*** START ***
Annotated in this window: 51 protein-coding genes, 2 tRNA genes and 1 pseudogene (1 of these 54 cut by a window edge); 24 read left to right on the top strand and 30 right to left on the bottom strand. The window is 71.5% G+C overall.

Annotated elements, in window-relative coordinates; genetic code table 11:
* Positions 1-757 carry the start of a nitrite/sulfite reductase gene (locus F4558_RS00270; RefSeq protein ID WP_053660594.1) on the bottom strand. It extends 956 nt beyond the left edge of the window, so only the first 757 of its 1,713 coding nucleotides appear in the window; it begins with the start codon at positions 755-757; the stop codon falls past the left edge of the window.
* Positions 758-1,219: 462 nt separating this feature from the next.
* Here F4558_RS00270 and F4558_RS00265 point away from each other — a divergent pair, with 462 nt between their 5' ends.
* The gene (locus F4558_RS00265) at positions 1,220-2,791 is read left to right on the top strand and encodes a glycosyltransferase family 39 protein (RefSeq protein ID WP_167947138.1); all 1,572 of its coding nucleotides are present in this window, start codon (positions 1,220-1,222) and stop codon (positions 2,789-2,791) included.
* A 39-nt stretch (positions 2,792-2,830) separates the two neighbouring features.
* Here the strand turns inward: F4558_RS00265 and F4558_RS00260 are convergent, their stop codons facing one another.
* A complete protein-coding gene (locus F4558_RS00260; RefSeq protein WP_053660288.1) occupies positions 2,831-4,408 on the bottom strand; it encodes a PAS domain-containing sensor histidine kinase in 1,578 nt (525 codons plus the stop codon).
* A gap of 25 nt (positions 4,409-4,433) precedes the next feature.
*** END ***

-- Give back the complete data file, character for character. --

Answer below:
Annotated in this window: 51 protein-coding genes, 2 tRNA genes and 1 pseudogene (1 of these 54 cut by a window edge); 24 read left to right on the top strand and 30 right to left on the bottom strand. The window is 71.5% G+C overall.

Annotated elements, in window-relative coordinates; genetic code table 11:
* Positions 1-757 carry the start of a nitrite/sulfite reductase gene (locus F4558_RS00270; RefSeq protein ID WP_053660594.1) on the bottom strand. It extends 956 nt beyond the left edge of the window, so only the first 757 of its 1,713 coding nucleotides appear in the window; it begins with the start codon at positions 755-757; the stop codon falls past the left edge of the window.
* Positions 758-1,219: 462 nt separating this feature from the next.
* Here F4558_RS00270 and F4558_RS00265 point away from each other — a divergent pair, with 462 nt between their 5' ends.
* The gene (locus F4558_RS00265) at positions 1,220-2,791 is read left to right on the top strand and encodes a glycosyltransferase family 39 protein (RefSeq protein ID WP_167947138.1); all 1,572 of its coding nucleotides are present in this window, start codon (positions 1,220-1,222) and stop codon (positions 2,789-2,791) included.
* A 39-nt stretch (positions 2,792-2,830) separates the two neighbouring features.
* Here the strand turns inward: F4558_RS00265 and F4558_RS00260 are convergent, their stop codons facing one another.
* A complete protein-coding gene (locus F4558_RS00260; RefSeq protein WP_053660288.1) occupies positions 2,831-4,408 on the bottom strand; it encodes a PAS domain-containing sensor histidine kinase in 1,578 nt (525 codons plus the stop codon).
* A gap of 25 nt (positions 4,409-4,433) precedes the next feature.